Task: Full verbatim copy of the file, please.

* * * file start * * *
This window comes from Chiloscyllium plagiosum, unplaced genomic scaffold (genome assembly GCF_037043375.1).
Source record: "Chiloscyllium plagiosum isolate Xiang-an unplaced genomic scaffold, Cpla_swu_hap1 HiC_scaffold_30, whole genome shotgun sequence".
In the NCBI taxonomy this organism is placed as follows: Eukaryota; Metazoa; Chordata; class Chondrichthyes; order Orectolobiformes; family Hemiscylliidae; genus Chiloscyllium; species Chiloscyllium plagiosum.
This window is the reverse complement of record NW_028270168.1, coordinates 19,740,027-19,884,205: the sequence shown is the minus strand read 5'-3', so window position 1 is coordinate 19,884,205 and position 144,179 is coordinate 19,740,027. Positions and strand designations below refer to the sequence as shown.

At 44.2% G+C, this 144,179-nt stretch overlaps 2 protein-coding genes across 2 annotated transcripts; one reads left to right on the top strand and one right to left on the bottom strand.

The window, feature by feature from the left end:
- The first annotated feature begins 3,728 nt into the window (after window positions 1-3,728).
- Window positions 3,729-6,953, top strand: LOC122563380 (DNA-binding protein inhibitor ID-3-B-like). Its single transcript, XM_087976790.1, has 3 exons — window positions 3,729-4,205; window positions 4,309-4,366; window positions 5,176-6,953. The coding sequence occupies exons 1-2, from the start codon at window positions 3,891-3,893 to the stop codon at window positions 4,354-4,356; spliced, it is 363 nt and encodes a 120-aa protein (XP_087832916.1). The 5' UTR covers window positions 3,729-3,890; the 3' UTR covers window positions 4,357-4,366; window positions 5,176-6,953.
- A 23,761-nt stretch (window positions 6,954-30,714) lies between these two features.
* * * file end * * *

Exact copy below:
This window comes from Chiloscyllium plagiosum, unplaced genomic scaffold (genome assembly GCF_037043375.1).
Source record: "Chiloscyllium plagiosum isolate Xiang-an unplaced genomic scaffold, Cpla_swu_hap1 HiC_scaffold_30, whole genome shotgun sequence".
In the NCBI taxonomy this organism is placed as follows: Eukaryota; Metazoa; Chordata; class Chondrichthyes; order Orectolobiformes; family Hemiscylliidae; genus Chiloscyllium; species Chiloscyllium plagiosum.
This window is the reverse complement of record NW_028270168.1, coordinates 19,740,027-19,884,205: the sequence shown is the minus strand read 5'-3', so window position 1 is coordinate 19,884,205 and position 144,179 is coordinate 19,740,027. Positions and strand designations below refer to the sequence as shown.

At 44.2% G+C, this 144,179-nt stretch overlaps 2 protein-coding genes across 2 annotated transcripts; one reads left to right on the top strand and one right to left on the bottom strand.

The window, feature by feature from the left end:
- The first annotated feature begins 3,728 nt into the window (after window positions 1-3,728).
- Window positions 3,729-6,953, top strand: LOC122563380 (DNA-binding protein inhibitor ID-3-B-like). Its single transcript, XM_087976790.1, has 3 exons — window positions 3,729-4,205; window positions 4,309-4,366; window positions 5,176-6,953. The coding sequence occupies exons 1-2, from the start codon at window positions 3,891-3,893 to the stop codon at window positions 4,354-4,356; spliced, it is 363 nt and encodes a 120-aa protein (XP_087832916.1). The 5' UTR covers window positions 3,729-3,890; the 3' UTR covers window positions 4,357-4,366; window positions 5,176-6,953.
- A 23,761-nt stretch (window positions 6,954-30,714) lies between these two features.